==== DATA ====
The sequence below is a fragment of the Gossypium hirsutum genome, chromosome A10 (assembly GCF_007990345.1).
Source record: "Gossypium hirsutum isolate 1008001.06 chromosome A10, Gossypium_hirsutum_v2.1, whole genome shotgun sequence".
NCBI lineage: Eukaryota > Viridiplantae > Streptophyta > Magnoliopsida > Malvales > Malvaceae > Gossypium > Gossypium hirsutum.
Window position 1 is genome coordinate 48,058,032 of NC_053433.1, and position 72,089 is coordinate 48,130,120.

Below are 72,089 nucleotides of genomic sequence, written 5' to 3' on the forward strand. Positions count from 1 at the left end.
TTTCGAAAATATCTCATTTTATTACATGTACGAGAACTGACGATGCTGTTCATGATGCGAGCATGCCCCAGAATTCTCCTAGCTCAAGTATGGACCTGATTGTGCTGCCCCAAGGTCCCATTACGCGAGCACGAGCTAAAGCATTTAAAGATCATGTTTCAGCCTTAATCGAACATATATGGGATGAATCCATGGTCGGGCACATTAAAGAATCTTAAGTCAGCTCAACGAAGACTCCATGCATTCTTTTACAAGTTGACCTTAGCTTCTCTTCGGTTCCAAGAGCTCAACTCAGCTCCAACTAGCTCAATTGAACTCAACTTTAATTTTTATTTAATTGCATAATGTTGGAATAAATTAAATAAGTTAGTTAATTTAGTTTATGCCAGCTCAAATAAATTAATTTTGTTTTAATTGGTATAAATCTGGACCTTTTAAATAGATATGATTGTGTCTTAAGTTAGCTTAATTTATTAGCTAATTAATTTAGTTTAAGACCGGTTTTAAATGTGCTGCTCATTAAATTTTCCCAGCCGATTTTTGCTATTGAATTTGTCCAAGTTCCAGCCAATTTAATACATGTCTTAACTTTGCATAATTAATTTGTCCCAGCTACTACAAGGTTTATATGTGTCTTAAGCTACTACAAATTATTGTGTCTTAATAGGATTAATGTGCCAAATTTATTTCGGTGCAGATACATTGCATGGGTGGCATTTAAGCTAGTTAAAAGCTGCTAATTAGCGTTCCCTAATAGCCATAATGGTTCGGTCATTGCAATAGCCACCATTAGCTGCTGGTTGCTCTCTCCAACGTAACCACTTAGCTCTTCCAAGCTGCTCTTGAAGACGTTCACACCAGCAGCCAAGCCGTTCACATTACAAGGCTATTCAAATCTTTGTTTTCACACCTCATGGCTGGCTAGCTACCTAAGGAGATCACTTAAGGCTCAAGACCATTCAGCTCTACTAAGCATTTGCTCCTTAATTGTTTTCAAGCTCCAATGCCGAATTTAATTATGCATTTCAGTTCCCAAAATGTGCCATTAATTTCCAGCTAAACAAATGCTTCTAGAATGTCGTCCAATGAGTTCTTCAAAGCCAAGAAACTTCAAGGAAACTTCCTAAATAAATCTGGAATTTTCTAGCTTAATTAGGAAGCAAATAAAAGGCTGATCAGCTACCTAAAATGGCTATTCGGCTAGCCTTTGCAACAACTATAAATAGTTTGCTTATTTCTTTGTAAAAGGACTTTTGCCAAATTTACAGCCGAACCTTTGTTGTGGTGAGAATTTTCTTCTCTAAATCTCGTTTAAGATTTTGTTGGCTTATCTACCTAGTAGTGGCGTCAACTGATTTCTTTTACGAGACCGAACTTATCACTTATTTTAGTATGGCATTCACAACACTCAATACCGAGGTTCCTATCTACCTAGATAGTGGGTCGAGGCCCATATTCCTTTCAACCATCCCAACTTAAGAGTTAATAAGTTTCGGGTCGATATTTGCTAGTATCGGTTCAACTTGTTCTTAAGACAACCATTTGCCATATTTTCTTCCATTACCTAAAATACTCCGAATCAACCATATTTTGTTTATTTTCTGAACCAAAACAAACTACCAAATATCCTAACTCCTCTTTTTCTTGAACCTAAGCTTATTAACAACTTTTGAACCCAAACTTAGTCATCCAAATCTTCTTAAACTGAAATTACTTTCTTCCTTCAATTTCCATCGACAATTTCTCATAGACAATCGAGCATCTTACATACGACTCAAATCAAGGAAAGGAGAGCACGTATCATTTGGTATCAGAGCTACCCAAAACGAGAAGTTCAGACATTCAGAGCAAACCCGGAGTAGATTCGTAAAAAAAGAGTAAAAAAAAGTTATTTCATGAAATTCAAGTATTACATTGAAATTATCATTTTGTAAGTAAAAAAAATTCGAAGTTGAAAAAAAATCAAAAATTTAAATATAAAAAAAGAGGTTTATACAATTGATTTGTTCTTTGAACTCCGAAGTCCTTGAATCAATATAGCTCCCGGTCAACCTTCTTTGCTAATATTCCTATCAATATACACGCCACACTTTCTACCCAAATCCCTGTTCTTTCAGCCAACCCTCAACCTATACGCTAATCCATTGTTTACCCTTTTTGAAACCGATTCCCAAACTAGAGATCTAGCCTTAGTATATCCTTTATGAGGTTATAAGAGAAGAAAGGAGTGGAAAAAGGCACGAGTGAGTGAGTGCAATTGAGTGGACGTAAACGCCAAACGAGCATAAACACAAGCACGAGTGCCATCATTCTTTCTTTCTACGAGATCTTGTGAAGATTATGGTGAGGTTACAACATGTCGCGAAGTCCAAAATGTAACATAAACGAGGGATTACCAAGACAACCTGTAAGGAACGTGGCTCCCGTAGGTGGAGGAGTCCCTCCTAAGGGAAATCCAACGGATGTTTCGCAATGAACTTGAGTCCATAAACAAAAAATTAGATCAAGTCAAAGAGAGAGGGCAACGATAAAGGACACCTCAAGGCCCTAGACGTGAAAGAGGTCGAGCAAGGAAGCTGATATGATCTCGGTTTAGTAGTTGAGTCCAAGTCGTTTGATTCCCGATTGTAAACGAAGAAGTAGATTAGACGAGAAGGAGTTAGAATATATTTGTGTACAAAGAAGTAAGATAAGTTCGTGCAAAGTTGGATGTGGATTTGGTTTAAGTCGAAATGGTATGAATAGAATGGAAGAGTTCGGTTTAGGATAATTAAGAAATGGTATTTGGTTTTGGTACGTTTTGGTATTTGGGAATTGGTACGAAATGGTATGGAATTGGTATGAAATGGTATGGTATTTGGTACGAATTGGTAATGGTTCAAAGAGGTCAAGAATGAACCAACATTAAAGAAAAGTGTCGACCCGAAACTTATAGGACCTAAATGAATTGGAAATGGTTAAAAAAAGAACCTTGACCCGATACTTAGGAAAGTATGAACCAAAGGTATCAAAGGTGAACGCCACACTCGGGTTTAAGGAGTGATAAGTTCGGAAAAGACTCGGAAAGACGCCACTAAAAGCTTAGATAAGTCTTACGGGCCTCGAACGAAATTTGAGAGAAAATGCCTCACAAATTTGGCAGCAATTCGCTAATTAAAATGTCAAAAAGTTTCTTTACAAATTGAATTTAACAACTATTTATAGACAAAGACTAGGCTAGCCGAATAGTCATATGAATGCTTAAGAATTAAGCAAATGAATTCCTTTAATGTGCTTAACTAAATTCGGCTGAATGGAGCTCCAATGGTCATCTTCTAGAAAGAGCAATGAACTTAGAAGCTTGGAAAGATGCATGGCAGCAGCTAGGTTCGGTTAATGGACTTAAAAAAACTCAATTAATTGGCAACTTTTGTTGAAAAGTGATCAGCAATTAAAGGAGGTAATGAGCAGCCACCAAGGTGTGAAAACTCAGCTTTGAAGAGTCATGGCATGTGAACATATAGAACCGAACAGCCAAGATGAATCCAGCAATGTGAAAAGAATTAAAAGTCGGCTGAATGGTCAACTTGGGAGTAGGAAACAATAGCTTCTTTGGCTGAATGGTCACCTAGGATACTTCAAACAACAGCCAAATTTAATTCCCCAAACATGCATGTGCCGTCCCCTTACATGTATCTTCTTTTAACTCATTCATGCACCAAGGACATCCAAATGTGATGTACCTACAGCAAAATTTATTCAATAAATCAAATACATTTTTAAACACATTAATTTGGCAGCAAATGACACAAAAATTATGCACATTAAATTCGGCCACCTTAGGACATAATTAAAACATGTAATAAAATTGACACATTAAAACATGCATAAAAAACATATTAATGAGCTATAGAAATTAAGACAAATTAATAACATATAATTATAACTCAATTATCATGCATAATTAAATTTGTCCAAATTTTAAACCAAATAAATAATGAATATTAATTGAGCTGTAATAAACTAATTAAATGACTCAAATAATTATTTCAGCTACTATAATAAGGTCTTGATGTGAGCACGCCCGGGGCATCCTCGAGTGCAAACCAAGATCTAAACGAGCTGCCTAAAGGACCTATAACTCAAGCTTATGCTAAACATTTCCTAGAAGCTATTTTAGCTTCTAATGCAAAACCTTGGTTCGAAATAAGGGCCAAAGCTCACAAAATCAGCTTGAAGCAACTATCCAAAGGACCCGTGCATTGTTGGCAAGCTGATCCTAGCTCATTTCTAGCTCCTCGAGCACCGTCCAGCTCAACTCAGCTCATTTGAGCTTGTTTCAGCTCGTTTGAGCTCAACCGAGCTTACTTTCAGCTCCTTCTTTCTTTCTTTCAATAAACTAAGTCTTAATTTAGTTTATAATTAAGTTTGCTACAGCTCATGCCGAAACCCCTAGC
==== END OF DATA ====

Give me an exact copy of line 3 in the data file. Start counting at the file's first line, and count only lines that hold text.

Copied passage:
NCBI lineage: Eukaryota > Viridiplantae > Streptophyta > Magnoliopsida > Malvales > Malvaceae > Gossypium > Gossypium hirsutum.